- Finally, exhale again and slowly push your hands into the bed as you push your feet into the ground to stand.
2. get Core and Pelvic Floor Support
In addition to the roll to side technique, many women may find they need additional support from something like a compression short, abdominal binder, or high waisted panty. I personal used an abdominal binder which is very similar to a corset and I will tell you it helped me tremendously when I needed to go to appointments during those first few weeks. It also helped take pressure off of my incision that was still healing but many women find that something like the C-Panty gives them a little support plus a spot to protect their incision. If I ever have a repeat cesarean, I will probably get the C-Panty for the additional pelvic support. Another support item that many practitioners and clients like is the SRC Recovery Shorts or Tights. These are more compression than the abdominal binder or C-Panty, but can be a life-saver during days and weeks you have to do more on your feet.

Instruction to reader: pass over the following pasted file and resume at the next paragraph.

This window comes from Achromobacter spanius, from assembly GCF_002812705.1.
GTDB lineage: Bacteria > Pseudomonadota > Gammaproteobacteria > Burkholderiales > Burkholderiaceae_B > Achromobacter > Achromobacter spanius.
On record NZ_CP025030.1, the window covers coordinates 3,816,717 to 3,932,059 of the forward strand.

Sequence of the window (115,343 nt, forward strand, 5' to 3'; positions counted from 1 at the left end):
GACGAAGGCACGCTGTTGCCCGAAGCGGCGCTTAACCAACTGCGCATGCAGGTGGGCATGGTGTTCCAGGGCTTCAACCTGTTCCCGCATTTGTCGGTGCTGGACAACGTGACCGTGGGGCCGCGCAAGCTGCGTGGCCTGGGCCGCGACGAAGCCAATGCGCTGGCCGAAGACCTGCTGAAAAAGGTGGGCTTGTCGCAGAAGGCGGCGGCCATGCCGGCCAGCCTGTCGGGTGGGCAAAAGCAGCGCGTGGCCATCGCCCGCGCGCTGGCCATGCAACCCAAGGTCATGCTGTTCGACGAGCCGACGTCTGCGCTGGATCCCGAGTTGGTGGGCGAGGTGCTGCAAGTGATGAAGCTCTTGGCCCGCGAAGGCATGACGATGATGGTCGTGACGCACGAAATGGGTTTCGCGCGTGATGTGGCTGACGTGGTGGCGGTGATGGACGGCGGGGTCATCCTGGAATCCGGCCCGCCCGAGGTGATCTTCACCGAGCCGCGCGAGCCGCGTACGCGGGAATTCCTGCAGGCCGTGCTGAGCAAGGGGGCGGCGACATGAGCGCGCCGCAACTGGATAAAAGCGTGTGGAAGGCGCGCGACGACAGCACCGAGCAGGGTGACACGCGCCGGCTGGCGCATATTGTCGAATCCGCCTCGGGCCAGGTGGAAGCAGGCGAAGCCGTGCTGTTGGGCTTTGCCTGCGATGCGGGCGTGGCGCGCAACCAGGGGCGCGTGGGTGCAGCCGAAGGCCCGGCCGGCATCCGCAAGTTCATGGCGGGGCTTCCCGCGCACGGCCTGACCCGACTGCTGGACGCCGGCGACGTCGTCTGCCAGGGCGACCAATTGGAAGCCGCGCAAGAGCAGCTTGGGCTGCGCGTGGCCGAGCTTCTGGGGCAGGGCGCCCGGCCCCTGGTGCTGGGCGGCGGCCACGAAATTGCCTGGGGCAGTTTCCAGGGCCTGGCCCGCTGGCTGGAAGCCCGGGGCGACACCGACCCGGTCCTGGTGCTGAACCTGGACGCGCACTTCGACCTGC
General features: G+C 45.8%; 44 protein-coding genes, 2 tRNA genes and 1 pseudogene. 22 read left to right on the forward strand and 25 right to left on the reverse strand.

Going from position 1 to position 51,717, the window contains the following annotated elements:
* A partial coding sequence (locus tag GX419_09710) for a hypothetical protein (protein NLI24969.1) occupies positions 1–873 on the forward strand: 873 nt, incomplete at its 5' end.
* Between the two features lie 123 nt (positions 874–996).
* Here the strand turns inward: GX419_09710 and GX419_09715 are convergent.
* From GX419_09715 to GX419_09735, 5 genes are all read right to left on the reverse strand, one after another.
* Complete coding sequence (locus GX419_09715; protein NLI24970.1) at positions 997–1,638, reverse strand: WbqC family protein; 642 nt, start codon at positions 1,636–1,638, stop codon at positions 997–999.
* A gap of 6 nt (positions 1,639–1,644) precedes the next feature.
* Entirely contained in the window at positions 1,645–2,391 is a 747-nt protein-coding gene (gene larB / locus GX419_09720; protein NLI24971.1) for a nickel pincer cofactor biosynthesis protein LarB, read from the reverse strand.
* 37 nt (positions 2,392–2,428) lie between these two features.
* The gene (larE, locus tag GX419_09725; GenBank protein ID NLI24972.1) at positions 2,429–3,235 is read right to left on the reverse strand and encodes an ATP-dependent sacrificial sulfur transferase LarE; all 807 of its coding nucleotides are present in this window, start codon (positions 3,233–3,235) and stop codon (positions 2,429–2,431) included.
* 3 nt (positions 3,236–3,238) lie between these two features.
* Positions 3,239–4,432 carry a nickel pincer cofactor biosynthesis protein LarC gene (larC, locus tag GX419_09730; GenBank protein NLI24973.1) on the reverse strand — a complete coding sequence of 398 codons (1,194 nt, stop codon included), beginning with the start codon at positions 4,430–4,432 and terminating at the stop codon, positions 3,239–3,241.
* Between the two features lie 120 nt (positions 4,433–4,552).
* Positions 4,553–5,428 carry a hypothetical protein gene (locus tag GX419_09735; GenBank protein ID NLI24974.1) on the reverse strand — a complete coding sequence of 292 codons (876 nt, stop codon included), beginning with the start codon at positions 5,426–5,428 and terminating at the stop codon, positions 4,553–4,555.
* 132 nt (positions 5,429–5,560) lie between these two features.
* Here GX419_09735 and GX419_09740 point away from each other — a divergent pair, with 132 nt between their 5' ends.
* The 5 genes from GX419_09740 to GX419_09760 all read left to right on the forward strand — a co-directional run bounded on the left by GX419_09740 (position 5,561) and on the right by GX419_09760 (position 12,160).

Whatever it is that you choose, having something that can give you some added support around and under your pelvis and core may be beneficial to not only how you feel moving around after your cesarean but also how quickly you recover.
Whether you had a cesarean birth last month or 20 years ago, scar tissue mobilization can help improve sensitivity and numbness around the scar and belly button. It can also help relieve referred pain (pain in your neck, low back, etc) associated with tight, thick scars. In some cases scar tissue can form adhesions deep in your tissues which can attach to surrounding structures causing anything from nerve damage to digestive distress. Scar tissue mobilization can help with this too.
The most important thing to know is that we would like our scar tissue to be mobile. If it is too tough it can affect the surrounding areas and in turn affect our movement. *COACHES/TRAINERS* this is what you should be asking your clients about their births!